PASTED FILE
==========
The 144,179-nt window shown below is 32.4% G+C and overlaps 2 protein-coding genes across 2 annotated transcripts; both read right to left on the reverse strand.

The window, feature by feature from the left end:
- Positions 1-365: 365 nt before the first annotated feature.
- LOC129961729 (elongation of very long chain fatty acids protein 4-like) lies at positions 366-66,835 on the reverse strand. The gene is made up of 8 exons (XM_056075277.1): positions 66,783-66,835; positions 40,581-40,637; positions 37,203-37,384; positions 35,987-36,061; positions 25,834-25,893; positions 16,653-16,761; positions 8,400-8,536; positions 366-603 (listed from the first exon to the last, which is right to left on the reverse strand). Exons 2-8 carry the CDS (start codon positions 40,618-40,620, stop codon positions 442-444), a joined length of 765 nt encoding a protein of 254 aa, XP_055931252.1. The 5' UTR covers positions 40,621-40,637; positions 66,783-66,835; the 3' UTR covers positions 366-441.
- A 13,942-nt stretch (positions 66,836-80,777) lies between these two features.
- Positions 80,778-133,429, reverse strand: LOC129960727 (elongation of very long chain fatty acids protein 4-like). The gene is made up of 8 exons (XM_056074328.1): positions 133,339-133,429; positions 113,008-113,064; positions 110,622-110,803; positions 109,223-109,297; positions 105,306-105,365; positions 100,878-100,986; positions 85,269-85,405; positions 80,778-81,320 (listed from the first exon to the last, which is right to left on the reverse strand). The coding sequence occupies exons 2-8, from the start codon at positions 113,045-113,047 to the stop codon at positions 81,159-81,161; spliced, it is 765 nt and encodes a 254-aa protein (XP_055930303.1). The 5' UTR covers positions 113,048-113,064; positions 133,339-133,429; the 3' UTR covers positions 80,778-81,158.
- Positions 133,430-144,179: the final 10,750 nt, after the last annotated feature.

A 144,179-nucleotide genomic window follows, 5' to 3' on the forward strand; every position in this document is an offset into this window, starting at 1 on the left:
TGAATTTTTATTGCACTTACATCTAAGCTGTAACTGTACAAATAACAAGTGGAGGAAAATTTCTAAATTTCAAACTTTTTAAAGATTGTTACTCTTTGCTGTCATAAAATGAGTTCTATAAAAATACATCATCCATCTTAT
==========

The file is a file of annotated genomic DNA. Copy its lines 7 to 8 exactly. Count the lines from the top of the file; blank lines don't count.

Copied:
- Positions 133,430-144,179: the final 10,750 nt, after the last annotated feature.

A 144,179-nucleotide genomic window follows, 5' to 3' on the forward strand; every position in this document is an offset into this window, starting at 1 on the left: